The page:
FEEA Donations Cannot Keep Up With Loan Requests

By on July 31, 2013 in Current Events with 11 Comments

The Federal Employee Education and Assistance Fund (FEEA) has processed 148 new furlough-related loans totaling more than $87,000 in July. Additional emergency assistance no-interest loans for non-furlough emergencies bring the agency’s July total to more than $119,000, a new one-month record as FEEA enters its 28th year of operation.

In all, FEEA has made over $139,000 in furlough loans to 234 federal employees since May 1 of this year. Other loans made during the same three-month period bring the total out the door to more than $251,000.

Most of the new loan requests are from federal employees seeking relief from furloughs. There has been a sharp increase in requests from DoD civilians, including employees of the Army, Navy and Air Force in addition to several departments within DoD.

Donations are not keeping up with the extraordinarily high demand for assistance. “It’s difficult for us to raise money in these circumstances since our donors are primarily feds themselves, “ says FEEA Executive Director Steve Bauer, “With nearly half the federal workforce facing furloughs, we are even more grateful every day that many of those who won’t be furloughed are choosing to help their fellow feds through FEEA.”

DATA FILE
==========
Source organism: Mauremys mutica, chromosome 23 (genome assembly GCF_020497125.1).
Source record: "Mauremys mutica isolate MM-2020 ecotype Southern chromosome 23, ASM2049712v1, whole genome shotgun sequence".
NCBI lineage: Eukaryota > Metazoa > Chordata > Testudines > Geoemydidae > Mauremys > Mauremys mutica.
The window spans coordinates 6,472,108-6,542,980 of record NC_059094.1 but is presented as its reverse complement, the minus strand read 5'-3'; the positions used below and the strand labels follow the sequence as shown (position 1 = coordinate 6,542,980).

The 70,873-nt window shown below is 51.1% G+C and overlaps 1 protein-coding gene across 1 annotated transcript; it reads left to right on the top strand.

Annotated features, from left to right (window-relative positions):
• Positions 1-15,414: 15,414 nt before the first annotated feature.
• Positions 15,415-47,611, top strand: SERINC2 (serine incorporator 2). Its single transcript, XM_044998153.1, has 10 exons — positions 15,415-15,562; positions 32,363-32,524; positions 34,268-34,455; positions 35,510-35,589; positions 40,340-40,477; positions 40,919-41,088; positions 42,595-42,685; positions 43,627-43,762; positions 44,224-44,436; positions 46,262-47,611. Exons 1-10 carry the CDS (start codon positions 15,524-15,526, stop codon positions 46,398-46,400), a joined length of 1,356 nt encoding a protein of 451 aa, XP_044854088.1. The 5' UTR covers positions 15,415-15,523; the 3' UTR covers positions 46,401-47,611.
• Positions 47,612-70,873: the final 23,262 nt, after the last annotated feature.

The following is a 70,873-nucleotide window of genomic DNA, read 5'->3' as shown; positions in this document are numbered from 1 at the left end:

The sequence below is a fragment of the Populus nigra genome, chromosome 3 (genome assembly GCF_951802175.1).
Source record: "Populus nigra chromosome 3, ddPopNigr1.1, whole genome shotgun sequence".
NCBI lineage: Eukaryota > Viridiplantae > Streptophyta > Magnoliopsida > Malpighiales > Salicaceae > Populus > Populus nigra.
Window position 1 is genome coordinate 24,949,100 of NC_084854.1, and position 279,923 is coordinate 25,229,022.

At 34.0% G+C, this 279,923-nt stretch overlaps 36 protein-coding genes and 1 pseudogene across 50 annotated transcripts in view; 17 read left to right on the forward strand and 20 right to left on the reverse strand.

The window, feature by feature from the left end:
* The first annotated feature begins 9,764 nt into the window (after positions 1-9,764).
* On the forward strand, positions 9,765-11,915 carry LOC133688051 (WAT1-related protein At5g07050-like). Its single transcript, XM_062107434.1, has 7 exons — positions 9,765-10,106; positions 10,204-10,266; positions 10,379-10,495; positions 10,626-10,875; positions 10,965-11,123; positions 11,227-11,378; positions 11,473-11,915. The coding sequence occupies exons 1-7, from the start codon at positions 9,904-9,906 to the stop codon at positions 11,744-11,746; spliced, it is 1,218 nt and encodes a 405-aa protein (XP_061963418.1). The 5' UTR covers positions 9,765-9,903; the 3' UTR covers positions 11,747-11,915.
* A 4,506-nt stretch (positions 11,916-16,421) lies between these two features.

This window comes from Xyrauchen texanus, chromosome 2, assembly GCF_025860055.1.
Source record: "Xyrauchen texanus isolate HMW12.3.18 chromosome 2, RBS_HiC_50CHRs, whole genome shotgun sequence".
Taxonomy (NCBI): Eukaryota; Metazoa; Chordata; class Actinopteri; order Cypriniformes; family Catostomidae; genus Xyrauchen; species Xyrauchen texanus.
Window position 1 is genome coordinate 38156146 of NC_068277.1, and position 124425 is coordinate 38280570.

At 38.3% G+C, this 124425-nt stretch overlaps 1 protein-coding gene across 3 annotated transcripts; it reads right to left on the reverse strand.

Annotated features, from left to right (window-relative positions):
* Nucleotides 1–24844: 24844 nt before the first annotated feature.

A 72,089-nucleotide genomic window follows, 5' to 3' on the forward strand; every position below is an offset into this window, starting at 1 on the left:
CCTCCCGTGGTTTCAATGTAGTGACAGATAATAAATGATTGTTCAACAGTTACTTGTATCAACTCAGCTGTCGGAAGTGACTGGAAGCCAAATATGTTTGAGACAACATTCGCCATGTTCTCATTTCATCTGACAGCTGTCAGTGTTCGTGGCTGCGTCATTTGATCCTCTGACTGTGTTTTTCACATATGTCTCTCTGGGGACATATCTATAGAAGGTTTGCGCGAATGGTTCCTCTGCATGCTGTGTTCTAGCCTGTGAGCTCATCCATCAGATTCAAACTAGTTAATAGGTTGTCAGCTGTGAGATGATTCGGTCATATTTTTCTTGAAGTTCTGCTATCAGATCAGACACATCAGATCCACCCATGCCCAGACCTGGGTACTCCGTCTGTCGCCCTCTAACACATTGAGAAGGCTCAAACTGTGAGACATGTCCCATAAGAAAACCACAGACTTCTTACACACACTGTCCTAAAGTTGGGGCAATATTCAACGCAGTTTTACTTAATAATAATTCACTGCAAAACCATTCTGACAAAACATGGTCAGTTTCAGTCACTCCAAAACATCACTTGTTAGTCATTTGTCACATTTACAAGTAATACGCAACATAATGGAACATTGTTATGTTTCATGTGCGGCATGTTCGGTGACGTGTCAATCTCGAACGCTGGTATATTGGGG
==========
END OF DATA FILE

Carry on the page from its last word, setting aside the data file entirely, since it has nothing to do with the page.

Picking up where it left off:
FEEA raised $103,000 during its annual campaign in May, but says donations to its General Fund are still needed to ensure all who qualify for assistance will receive it.

In order to apply for a furlough loan, employees must meet FEEA’s general guidelines for financial need. They must be having trouble paying for basic living needs like rent/mortgage or utilities and the maximum no-interest loan amount is $1,000. Furlough loans are only made after an employee actually receives a “short” paycheck and meets the other loan criteria. Those seeking FEEA loans should complete the regular Emergency Assistance application available at www.feea.org/furloughs.

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About the Author

Ian Smith is one of the co-founders of FedSmith.com. He enjoys writing about current topics that affect the federal workforce. Ian also has a background in web development and does the technical work for the FedSmith.com web site and its sibling sites.

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